We’ll just say that the Jager and Purcell documents are organized into collections, boxes and folders.  Boxes are topical (e.g. reports, letters) and chronological.  Folders are topical (e.g. reports edited, letters received) and chronological.  The pattern will depend on the collection.  For our example, we will say that within the Purcell collection, a box might be Purcell’s correspondence with Jager, 1920-1930.  Within the box are folders, e.g. 1920-1922.  Each folder has multiple documents, but these generally do not have unique identifiers.

On my laptop I am running Evernote, which is a simple but robust organizational and notetaking system.  Evernote operates in the cloud; I can add and access data from any device.  This is critical to the workflow; I’m in a rush (so many papers, so little time), so I’m running two devices simultaneously.  In Evernote I create a notebook for each collection, box and folder.  So for example, there is a notebook N3_B101_a5. Those numbers let me know that materials are in the Purcell Papers, Box 101, Folder 5.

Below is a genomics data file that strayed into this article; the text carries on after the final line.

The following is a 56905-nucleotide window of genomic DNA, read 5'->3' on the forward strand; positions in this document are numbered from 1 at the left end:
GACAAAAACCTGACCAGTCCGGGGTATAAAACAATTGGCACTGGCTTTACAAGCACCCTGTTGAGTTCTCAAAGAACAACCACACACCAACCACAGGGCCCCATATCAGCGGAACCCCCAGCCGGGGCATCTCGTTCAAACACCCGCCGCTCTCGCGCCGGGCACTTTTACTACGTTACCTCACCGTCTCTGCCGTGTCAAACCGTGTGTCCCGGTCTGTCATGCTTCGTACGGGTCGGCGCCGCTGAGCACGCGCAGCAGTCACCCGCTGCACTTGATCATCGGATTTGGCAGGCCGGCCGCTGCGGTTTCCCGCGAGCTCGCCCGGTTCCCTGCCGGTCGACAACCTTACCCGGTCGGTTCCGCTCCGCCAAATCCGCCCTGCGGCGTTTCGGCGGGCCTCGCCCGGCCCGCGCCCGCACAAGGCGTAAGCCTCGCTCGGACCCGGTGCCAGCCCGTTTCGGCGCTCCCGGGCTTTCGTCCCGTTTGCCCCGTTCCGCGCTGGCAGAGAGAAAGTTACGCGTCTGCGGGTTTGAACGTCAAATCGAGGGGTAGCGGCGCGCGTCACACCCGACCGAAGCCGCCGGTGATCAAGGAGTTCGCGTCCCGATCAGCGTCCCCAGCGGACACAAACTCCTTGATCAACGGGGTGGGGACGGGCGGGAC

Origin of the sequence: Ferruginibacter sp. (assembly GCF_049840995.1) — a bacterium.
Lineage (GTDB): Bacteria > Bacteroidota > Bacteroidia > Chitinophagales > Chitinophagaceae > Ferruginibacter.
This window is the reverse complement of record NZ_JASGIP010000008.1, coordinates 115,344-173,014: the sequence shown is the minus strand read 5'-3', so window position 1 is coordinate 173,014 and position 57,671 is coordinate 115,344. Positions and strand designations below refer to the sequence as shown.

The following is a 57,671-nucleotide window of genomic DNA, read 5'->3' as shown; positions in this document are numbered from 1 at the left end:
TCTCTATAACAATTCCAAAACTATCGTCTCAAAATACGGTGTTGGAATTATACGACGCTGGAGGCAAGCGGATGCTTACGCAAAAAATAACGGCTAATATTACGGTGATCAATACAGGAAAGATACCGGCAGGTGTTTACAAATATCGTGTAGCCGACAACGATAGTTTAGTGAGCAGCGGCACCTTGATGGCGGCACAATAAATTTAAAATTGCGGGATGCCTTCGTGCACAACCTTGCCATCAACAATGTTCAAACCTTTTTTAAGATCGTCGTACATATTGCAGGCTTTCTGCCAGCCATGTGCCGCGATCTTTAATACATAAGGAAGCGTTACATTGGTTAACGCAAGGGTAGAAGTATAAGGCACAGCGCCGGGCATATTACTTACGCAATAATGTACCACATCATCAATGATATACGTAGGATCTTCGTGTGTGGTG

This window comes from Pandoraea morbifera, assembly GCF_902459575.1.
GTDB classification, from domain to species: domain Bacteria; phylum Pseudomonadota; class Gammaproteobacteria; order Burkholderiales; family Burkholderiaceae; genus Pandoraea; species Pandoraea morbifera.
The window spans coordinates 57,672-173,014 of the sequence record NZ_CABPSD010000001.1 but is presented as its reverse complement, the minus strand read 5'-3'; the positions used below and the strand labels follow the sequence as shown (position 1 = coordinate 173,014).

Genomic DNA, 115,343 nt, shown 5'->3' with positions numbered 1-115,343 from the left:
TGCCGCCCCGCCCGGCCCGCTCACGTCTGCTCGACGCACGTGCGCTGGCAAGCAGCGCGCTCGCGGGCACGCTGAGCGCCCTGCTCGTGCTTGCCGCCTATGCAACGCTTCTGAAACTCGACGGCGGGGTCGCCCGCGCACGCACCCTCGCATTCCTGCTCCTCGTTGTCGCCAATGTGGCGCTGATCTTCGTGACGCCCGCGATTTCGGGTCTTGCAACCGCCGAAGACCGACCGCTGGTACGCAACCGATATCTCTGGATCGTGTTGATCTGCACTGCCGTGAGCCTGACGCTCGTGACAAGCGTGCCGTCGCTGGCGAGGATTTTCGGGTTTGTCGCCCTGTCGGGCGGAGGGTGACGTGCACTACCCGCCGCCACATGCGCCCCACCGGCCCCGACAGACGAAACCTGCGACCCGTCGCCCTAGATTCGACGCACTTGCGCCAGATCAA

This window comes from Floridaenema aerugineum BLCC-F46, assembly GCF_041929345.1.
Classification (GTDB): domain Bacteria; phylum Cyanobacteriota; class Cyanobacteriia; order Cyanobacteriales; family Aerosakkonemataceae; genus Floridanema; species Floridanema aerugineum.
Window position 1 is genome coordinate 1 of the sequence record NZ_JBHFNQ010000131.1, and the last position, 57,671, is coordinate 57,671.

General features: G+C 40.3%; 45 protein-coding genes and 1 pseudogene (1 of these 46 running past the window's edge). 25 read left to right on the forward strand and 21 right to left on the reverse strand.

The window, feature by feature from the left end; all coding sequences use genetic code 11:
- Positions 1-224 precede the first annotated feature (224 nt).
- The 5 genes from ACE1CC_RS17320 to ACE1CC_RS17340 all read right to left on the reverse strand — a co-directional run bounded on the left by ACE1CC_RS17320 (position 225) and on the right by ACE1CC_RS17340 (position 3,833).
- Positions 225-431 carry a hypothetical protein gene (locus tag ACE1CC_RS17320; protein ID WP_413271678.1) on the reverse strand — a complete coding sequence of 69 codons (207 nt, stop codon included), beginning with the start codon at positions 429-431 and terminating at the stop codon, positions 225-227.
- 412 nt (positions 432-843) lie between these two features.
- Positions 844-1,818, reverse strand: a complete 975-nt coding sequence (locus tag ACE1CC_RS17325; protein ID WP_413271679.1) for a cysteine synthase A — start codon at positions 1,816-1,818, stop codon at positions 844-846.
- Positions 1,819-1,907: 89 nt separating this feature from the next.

I then review the contents of the folder.  When I find something interesting, I make a note in Evernote; this note lives within the notebook N3_B101_a5.  Since I am working mostly with correspondence, I name my notes by author_recipient_date.  So, my note “WP_JJ_30_Sept_37” is a letter from Purcell to Jager dated 30 September 1937.  In that letter there is a reference to architect James Van Evera Bailey, who was involved in some work at the cabin.  The passage is short, so I just typed the relevant part of the letter into my note and moved on.

Sometimes I find something in a folder that contains critical or voluminous information.  In those cases, trying to type a copy of the letter can be a mistake.  It takes too long, and the risk of making a critical error are high.  Fortunately, at the NWA, they allow researchers to take the occasional digital photos of documents.  This is a generous policy, and one not to be abused.  No flashes, no scanners.  Do not distribute or share the images.*   At other archives, I would request a copy of the document [or sit down and start typing].